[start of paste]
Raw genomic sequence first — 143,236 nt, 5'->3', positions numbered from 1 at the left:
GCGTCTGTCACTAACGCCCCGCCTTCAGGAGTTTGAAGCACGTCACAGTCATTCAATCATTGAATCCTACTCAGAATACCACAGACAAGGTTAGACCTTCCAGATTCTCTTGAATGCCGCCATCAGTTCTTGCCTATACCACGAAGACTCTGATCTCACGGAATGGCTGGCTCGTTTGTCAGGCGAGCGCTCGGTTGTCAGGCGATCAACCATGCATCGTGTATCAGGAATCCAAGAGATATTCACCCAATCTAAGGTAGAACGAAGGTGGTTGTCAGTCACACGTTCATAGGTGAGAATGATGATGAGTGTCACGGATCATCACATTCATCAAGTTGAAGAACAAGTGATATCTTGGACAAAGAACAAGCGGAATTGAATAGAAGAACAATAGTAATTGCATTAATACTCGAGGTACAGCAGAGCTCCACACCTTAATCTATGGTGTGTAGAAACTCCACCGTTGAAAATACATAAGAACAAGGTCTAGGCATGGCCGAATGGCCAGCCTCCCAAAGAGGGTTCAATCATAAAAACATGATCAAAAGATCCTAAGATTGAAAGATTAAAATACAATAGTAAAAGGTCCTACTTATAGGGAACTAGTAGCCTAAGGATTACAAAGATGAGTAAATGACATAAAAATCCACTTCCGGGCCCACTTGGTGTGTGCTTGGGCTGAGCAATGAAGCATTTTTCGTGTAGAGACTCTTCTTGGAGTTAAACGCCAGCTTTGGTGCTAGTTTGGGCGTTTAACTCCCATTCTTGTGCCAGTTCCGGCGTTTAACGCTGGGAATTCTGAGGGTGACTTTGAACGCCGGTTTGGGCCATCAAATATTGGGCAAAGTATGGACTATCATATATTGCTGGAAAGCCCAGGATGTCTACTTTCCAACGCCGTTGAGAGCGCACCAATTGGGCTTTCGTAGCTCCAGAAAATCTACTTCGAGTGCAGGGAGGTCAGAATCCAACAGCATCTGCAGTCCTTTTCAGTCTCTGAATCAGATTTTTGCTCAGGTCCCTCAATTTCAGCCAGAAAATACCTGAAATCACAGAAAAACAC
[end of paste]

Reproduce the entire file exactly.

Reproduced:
Raw genomic sequence first — 143,236 nt, 5'->3', positions numbered from 1 at the left:
GCGTCTGTCACTAACGCCCCGCCTTCAGGAGTTTGAAGCACGTCACAGTCATTCAATCATTGAATCCTACTCAGAATACCACAGACAAGGTTAGACCTTCCAGATTCTCTTGAATGCCGCCATCAGTTCTTGCCTATACCACGAAGACTCTGATCTCACGGAATGGCTGGCTCGTTTGTCAGGCGAGCGCTCGGTTGTCAGGCGATCAACCATGCATCGTGTATCAGGAATCCAAGAGATATTCACCCAATCTAAGGTAGAACGAAGGTGGTTGTCAGTCACACGTTCATAGGTGAGAATGATGATGAGTGTCACGGATCATCACATTCATCAAGTTGAAGAACAAGTGATATCTTGGACAAAGAACAAGCGGAATTGAATAGAAGAACAATAGTAATTGCATTAATACTCGAGGTACAGCAGAGCTCCACACCTTAATCTATGGTGTGTAGAAACTCCACCGTTGAAAATACATAAGAACAAGGTCTAGGCATGGCCGAATGGCCAGCCTCCCAAAGAGGGTTCAATCATAAAAACATGATCAAAAGATCCTAAGATTGAAAGATTAAAATACAATAGTAAAAGGTCCTACTTATAGGGAACTAGTAGCCTAAGGATTACAAAGATGAGTAAATGACATAAAAATCCACTTCCGGGCCCACTTGGTGTGTGCTTGGGCTGAGCAATGAAGCATTTTTCGTGTAGAGACTCTTCTTGGAGTTAAACGCCAGCTTTGGTGCTAGTTTGGGCGTTTAACTCCCATTCTTGTGCCAGTTCCGGCGTTTAACGCTGGGAATTCTGAGGGTGACTTTGAACGCCGGTTTGGGCCATCAAATATTGGGCAAAGTATGGACTATCATATATTGCTGGAAAGCCCAGGATGTCTACTTTCCAACGCCGTTGAGAGCGCACCAATTGGGCTTTCGTAGCTCCAGAAAATCTACTTCGAGTGCAGGGAGGTCAGAATCCAACAGCATCTGCAGTCCTTTTCAGTCTCTGAATCAGATTTTTGCTCAGGTCCCTCAATTTCAGCCAGAAAATACCTGAAATCACAGAAAAACAC